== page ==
2. Another method widely employed involved the manipulation of traditionally received divine names or particles of these names: a. by combining them and alternating their component letters, such as ‏יאהדונהי‎, which comprises ‏יהוה אדני‎; b. by combining a name with a word representing an attribute: ‏שקדחזי‎ is ‏שדי חזק‎; the letters here are merely jumbled together; c. by dropping letters from, or adding new ones to such names, like the ‏אני והו‎ mentioned in the Talmud, which some scholars take to be shortened forms of ‏אדני יהוה‎, or the Tetragrammaton plus inserted letters which may explain ‏יכה יוסה‎;[464] d. by transposing the letters of these names, e.g. ‏אדני‎ may assume 24 forms: ‏דאני‎, ‏אנדי‎, etc.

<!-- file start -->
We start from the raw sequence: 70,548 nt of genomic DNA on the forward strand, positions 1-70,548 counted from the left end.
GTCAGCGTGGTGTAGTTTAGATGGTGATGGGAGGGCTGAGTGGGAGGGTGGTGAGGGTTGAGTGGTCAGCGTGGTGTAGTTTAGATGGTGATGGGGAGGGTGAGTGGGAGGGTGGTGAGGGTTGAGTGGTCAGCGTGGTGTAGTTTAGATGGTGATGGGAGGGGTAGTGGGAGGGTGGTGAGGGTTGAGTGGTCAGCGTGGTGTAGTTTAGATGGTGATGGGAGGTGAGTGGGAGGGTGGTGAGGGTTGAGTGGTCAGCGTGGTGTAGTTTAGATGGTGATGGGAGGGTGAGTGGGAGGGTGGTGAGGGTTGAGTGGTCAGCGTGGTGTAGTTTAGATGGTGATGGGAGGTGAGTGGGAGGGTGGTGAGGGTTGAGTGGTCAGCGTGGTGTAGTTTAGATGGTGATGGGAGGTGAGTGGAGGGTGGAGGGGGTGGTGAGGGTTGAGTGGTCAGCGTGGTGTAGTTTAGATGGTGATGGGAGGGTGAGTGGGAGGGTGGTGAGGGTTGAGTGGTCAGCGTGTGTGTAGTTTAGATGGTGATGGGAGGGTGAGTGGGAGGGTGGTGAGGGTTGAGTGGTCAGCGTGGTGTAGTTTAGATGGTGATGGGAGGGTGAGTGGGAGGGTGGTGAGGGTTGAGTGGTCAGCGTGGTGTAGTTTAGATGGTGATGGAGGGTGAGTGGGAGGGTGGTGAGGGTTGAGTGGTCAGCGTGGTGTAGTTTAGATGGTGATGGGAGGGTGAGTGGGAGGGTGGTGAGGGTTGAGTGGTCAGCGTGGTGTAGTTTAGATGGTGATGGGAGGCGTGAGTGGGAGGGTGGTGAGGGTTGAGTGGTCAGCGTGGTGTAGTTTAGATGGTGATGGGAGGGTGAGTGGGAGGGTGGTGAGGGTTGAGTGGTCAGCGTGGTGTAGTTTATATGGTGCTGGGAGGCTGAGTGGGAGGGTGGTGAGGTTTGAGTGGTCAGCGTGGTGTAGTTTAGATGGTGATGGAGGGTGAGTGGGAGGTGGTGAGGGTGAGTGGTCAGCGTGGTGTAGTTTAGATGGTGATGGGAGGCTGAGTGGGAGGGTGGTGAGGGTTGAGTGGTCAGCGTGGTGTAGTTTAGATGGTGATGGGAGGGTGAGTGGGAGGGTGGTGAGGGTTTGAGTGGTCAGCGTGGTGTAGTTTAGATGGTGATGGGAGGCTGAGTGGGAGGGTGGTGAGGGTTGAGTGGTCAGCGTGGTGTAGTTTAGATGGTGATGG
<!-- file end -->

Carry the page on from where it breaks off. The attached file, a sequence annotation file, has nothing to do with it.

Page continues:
Other methods frequently applied were originally created to facilitate the allegorical and mystical interpretation of the Bible. According to the mystical view the entire Torah is made up of holy names which have been so skilfully secreted among the letters of the text that only an expert can ferret them out.[465] These systems provided the means of educing new names from the text of the Bible by a series of permutations, combinations and substitutions.

3. The simplest of these methods comprised merely the displacement of the letters of a word, so that the first word of the Bible, ‏בראשית‎, might become ‏שתיברא‎ or ‏אשרבית‎, etc.; letters were lifted out of a text; the words of a text were split up into three-letter units; words were read backwards, etc.